The Apostolic Delegate in the United States ( Cicognani ) to the Secretary of State
My Dear Mr. Secretary: According to a communication which has just come to me from the Cardinal Secretary of State, the Allied Military Police, on June 5th, placed under arrest Mr. Louis Wemmer and Mr. Albrecht von Kessel, respectively Minister Plenipotentiary and Counsellor of the German Embassy to the Holy See. Notwithstanding the repeated requests and remonstrances of the Holy See, [Page 1321] these diplomats have not yet been released.72 His Eminence instructs me to bring this matter to the attention of the United States Government and to stress the gravity of this infraction of international law and the need of the prompt release of the above-mentioned officials.
I would add, for your confidential information, that the German Embassy to the Holy See has already lodged vigorous protests with the office of the Cardinal Secretary of State for this violation of diplomatic immunity,73 and the German Government has likewise remonstrated with the Apostolic Nunciature in Berlin, asking the urgent intervention of the Holy See in order to secure the immediate liberation of the diplomats in question.
With assurances of my sentiments of high personal regard and with every best wish I am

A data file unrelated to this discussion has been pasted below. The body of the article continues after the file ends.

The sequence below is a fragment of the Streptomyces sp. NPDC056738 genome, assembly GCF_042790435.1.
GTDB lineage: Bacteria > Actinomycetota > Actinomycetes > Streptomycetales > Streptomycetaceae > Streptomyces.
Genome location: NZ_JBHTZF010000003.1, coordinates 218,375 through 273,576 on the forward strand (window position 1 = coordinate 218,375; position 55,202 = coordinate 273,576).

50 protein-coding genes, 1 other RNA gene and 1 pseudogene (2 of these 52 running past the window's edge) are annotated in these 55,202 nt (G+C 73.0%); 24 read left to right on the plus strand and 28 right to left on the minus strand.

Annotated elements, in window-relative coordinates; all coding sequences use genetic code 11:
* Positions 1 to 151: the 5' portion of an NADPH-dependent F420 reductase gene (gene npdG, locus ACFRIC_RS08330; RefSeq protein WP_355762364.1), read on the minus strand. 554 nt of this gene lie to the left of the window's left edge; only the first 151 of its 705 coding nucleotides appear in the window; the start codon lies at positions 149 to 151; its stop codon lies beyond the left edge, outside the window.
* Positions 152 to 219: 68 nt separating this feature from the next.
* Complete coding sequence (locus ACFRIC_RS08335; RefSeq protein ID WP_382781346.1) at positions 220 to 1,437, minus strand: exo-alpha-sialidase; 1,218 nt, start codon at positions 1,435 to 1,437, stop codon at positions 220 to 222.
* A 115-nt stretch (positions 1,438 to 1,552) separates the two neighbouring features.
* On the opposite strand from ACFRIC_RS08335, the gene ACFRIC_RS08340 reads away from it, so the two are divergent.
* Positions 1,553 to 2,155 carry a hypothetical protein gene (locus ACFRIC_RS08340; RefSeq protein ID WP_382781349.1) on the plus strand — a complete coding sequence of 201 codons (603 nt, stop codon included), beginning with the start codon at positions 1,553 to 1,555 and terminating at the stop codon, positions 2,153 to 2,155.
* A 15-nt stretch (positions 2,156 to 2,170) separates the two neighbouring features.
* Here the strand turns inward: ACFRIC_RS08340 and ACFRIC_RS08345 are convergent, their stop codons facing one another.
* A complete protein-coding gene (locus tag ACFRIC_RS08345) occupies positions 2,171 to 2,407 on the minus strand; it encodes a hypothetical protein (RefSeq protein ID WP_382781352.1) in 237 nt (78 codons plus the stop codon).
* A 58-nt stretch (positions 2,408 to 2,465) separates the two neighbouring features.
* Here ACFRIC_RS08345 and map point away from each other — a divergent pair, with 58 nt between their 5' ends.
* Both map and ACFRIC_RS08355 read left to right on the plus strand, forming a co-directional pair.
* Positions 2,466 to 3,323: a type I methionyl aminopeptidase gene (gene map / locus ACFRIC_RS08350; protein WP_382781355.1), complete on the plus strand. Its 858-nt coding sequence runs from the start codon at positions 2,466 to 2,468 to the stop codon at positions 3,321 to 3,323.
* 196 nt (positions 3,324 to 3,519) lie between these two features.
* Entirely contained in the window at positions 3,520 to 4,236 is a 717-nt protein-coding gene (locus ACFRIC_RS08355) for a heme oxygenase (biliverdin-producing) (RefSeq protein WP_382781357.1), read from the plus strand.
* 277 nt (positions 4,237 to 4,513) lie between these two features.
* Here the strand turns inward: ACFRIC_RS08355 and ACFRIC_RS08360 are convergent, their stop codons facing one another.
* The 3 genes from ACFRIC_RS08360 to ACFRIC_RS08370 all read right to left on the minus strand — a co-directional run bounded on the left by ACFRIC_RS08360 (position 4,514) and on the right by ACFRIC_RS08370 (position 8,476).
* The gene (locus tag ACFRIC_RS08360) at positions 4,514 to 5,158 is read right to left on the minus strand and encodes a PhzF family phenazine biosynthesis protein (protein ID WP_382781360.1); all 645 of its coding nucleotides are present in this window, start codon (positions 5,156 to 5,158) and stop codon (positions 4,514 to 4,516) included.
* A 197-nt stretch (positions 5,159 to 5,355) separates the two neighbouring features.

- In Note 80176, June 5, 1944 (not printed) the Papal Secretariat of State had requested that the American Chargé (Tittmann) intervene with Allied authorities for the release of Ludwig Wemmer who had been arrested at 7:45 a.m. The following day a similar protest was lodged in Note 80309 (not printed) against the arrest of the German Counselor, Albrecht von Kessel. The Papal Secretary of State (Cardinal Maglione) stated that he could not believe that members of the diplomatic corps accredited to the Holy See could receive treatment contrary to their diplomatic status, respect for which the Holy See could not fail to defend.↩
- The Swiss Legation, representing German interests in Washington, lodged official protests with the Department of State in memoranda dated June 20 and July 14, 1944; neither printed.↩